I have recently ordered some triple 777 powder and Win triple 777 primers. As soon as they arrive, I will include the range results in this article.

While on the subject of ignition or volume of fire to the powder charge, here is another area with different solutions being offered. It has been somewhat established that the typical 209 shot shell primer is simply more fire than is needed to ignite a given powder charge of Pyrodex RS or pellets or the newer triple 777 powder. It seems that the ignition is so hot and explosive that the projectile is actually being lifted off the powder charge slightly before the powder burns and propels the bullet out the barrel. This causes inconsistent groups and a crud ring just ahead of the breech plug, especially with the 777 powder. I never experienced this with Pyrodex and the explanation I guess is that Pyrodex is charcoal based and the newer triple 777 powder is sugar carbon based. The hotter 209 primers result in more heat and a faster peak pressure which causes the crud ring with triple 777. As mentioned I always swab between every shot anyway regardless of the powder I am using, so it has not been a big problem for me.

Proposed solutions out there currently include purchasing a small rifle primer adapter kit selling for $24.95 from both Precision Rifle and E. Arthur Brown Co. Advertised results look good, however this solution requires purchasing the kit, extra adapter’s as time goes buy and the added expense of the small rifle primers.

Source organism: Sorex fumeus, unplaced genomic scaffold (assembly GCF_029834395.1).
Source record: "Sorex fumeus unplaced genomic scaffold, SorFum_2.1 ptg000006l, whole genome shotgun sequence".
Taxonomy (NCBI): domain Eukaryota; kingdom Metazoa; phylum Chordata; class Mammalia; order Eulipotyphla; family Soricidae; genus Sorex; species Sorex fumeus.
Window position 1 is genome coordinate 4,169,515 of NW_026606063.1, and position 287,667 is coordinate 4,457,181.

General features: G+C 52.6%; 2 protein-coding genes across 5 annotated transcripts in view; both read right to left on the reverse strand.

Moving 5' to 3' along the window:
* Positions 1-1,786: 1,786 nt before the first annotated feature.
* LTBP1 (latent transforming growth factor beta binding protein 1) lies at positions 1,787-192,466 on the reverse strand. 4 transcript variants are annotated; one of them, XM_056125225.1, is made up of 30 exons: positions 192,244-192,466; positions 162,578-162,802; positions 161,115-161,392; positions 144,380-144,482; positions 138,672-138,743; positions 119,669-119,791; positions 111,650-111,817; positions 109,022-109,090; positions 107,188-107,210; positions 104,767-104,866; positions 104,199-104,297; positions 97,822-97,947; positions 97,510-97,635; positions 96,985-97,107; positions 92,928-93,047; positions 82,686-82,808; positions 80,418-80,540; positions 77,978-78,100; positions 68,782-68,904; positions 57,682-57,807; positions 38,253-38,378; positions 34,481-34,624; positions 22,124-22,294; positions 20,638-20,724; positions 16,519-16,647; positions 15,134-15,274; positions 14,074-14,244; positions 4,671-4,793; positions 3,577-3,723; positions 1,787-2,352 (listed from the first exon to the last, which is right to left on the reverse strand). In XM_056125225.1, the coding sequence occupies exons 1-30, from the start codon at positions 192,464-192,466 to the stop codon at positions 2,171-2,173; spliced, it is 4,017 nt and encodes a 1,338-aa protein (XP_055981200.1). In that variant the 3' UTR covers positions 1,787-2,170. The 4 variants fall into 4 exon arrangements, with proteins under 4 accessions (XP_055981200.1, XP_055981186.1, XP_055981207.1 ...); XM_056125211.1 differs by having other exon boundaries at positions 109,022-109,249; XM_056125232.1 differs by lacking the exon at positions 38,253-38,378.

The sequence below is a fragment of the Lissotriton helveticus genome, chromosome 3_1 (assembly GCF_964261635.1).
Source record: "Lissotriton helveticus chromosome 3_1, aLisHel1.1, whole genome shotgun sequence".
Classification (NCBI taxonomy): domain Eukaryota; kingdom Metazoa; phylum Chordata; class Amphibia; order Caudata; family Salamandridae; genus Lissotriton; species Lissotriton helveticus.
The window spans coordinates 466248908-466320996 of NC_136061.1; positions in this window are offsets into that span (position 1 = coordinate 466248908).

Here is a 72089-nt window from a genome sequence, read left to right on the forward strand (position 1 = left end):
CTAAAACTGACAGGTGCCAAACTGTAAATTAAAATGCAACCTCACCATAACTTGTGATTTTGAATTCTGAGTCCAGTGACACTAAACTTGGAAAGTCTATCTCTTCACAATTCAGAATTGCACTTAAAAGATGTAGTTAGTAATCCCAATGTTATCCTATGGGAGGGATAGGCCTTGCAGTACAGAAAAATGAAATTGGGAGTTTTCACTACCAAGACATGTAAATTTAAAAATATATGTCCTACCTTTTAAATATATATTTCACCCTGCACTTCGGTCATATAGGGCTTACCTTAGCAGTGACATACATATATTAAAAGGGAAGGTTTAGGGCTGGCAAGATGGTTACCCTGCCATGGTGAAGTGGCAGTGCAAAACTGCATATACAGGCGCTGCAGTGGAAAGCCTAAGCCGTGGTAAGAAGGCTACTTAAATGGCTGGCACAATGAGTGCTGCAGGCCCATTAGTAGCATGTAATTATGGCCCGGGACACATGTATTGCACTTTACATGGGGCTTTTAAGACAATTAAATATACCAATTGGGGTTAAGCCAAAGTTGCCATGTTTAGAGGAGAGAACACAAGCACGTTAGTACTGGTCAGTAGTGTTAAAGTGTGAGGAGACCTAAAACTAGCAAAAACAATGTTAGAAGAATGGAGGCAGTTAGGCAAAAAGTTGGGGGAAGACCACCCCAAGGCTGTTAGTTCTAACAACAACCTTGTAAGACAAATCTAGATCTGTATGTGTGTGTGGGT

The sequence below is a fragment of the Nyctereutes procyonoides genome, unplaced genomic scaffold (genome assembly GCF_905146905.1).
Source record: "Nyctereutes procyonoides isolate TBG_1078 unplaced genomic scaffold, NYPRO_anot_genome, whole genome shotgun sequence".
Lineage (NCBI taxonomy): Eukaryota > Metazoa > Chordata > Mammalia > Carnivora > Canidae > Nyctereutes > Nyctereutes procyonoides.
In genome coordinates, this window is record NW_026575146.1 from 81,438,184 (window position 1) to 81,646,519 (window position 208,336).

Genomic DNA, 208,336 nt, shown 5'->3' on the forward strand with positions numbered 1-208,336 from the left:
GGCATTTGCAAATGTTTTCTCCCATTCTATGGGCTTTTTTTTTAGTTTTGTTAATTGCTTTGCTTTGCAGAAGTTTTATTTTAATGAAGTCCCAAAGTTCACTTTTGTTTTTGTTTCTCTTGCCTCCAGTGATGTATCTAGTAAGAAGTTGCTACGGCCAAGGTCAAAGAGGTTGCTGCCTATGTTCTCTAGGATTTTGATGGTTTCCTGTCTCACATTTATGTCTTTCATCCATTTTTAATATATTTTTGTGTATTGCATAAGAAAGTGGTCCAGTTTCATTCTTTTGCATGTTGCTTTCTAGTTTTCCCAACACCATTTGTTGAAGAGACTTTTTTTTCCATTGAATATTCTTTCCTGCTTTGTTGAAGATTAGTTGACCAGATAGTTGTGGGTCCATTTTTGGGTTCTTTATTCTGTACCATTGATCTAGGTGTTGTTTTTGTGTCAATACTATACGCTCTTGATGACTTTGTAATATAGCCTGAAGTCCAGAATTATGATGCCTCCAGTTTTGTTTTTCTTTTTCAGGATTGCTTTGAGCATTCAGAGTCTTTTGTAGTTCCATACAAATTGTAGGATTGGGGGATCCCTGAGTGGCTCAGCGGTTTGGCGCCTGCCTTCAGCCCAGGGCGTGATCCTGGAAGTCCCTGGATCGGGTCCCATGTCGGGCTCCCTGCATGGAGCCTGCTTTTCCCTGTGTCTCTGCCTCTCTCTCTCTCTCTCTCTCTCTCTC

An earlier version of this and still available uses an after market modified breech plug and the use of .25ACP cases and again switching to small rifle primers.

I read some articles on the new Winchester triple 777 primers which Cabela’s sells for $29.99 for a 500 pack plus regular shipping and a $20.00 hazardous shipping fee. I am going to try this FIRST as it seems to me the least hassle to solve the “TOO MUCH FIRE” in the hole problem. I think that both the .25 ACP and the Vari Flame Adapter solutions probably accomplish the same task, however one requires a custom after market breech plug and both require small rifle primers and extra tools. Depending on your powder selection, it could be an answer to a problem that doesn’t exist.

The Win 777 primers utilize the existing TC breech plugs and this solution makes the most sense to me. TC designed these guns to work with 209 primers. I find it difficult to believe that your gun will not shoot unless you buy a custom after market breech plug, an adapter kit and small rifle primers.